RECIPE - Bacardi Rum Cake


(From the 1950's when butter had no fat values, decadence was in, and Saran Wrap was the coolest new thing!)


Note: Please don't use cheap Monarch Rum. Bacardi/Captain, etc. is just a few dollars more. Pay for the good stuff. It really shows.


1 C chopped walnuts or pecans

1 yellow cake mix

1 pkg instant vanilla pudding mix

4 eggs

1/2 C cold water

1/2 C oil

1/2 C rum (80 proof)


Glaze -

1/4 lb butter (1 stick)

1/4 C water

1 C white sugar

1/2 C rum



- Preheat oven to 325.

- Using Crisco, grease your pan well. No blobs of white, just a nice slick coating. If your pan has points, use a pastry brush for the nooks and crannies.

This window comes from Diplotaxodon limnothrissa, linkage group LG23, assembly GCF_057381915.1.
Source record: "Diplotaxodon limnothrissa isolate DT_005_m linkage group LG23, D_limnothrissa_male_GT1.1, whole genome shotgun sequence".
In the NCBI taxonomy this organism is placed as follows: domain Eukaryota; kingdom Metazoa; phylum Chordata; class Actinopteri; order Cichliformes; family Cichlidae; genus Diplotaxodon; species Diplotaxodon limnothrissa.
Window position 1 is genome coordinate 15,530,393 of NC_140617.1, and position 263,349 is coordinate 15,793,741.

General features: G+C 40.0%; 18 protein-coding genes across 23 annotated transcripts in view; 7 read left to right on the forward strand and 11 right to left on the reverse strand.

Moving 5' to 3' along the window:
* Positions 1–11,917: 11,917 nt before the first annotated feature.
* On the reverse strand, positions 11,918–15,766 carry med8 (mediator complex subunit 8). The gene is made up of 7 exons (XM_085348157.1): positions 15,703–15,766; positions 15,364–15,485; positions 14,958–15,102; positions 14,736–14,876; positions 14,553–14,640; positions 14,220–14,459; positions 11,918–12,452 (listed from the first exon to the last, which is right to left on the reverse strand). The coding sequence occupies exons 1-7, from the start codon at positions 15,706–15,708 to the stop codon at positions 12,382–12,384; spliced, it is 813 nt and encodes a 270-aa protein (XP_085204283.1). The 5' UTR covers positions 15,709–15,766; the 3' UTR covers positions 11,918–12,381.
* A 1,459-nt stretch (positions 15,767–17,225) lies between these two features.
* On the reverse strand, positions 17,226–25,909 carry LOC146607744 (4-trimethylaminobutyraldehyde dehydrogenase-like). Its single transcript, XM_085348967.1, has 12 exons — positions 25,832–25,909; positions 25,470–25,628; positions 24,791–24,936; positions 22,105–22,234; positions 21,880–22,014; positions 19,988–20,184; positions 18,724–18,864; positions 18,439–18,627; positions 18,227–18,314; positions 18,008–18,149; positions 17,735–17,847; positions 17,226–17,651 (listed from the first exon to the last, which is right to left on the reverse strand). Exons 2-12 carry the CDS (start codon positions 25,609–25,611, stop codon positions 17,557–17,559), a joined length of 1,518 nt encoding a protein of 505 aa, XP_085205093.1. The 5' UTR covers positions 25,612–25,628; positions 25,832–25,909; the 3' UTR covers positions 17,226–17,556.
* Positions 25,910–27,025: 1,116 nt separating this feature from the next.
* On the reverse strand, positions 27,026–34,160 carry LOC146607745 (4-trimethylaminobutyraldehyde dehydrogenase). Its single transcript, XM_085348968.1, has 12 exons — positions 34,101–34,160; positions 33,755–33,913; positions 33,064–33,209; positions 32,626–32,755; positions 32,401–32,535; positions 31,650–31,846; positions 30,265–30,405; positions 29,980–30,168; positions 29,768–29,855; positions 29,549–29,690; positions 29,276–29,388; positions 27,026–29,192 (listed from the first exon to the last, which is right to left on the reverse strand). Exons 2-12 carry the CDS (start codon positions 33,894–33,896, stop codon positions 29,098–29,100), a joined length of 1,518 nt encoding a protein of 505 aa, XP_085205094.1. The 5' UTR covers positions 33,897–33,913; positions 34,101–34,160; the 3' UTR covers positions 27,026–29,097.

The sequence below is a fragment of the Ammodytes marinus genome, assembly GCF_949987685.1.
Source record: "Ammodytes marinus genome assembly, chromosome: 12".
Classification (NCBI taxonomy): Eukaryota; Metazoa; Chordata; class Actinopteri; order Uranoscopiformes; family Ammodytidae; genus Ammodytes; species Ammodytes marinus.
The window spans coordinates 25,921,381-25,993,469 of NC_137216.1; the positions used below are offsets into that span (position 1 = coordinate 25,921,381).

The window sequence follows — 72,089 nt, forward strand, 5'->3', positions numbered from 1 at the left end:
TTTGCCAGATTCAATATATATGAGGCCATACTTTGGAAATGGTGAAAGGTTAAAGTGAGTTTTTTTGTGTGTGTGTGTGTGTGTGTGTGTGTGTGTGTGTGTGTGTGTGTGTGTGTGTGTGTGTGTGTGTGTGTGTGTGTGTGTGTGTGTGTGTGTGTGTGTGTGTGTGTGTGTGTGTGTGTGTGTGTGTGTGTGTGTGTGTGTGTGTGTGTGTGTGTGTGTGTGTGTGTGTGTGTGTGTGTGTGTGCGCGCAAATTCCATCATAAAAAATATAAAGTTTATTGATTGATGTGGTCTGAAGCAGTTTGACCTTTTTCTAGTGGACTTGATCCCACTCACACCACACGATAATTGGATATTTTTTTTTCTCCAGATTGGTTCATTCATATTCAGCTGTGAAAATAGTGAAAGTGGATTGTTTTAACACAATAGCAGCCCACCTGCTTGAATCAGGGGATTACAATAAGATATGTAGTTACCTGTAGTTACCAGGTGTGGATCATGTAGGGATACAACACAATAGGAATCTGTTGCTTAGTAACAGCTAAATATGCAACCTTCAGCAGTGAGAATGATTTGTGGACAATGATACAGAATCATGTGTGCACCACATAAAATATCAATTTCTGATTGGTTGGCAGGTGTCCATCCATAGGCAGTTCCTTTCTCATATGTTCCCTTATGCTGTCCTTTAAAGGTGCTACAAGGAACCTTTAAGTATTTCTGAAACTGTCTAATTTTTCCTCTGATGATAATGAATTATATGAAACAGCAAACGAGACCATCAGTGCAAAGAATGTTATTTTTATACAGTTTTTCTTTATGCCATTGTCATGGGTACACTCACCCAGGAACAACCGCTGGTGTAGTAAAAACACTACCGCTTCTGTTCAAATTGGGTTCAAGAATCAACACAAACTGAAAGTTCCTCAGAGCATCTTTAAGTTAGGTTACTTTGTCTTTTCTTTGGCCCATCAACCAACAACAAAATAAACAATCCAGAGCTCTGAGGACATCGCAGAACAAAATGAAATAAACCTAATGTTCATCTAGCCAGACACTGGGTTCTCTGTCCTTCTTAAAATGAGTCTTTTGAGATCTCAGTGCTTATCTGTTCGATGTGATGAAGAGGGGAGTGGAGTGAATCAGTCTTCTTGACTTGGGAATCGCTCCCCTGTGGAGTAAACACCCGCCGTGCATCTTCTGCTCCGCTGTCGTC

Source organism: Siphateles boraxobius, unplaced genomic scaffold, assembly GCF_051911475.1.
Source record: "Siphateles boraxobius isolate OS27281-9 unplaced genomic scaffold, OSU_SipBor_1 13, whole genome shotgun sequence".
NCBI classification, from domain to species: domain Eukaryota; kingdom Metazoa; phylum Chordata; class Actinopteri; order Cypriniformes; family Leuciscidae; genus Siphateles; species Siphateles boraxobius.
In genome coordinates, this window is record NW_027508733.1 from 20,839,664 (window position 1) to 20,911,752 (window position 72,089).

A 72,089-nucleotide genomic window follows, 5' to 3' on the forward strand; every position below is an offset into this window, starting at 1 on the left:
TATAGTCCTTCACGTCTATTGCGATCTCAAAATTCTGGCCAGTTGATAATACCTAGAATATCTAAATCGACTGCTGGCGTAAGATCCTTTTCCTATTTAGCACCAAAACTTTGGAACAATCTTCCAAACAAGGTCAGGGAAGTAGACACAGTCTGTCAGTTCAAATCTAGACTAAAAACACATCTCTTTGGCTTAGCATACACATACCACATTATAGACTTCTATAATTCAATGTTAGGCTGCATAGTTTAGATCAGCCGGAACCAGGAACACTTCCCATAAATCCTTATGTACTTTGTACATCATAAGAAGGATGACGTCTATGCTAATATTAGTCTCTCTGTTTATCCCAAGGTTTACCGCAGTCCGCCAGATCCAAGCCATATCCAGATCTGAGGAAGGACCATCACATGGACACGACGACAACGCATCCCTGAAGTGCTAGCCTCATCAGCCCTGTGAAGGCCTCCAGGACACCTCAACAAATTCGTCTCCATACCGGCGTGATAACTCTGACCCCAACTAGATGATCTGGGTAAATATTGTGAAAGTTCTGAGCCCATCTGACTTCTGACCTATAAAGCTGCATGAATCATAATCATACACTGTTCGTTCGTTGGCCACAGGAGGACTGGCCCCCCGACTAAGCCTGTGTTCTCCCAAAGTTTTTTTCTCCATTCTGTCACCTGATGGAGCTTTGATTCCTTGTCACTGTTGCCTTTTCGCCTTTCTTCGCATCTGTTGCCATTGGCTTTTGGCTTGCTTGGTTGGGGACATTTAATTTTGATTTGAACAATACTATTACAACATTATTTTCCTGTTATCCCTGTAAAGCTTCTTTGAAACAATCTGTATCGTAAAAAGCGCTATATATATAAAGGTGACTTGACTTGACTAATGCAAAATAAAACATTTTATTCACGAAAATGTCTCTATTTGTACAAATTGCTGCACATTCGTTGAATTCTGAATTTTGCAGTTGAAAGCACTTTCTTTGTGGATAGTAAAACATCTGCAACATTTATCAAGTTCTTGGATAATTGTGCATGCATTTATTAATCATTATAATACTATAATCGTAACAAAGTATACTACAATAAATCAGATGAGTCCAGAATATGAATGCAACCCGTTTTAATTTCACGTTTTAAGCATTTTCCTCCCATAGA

- Sprinkle chopped nuts over bottom and sides of pan (I will use extra if I have them for good coverage.)

- Mix cake ingredients in order on box, adding pudding with dry ingredients and rum with wet.

- Pour over nuts in pan and bake one hour or until completely done.

- Let cool for 20 minutes, then remove cake(s) from pan.

- When luke-warm, prick sides and top of cake and drizzle with glaze.

(When pricking cake, don't 'jab' it, this compresses the cake, roll the pick (like bamboo kabob skewer) between your fingers while pricking. Perfect holes!)



- Melt butter in saucepan.

- Stir in water & sugar.

- Bring to a boil and boil 5 minutes.

- Remove from heat and stir in rum.

* You don't want to add the rum with the water for it will turn bitter.

** You can also experiment with different types of rum (Captain, Coconut, etc).


To Glaze -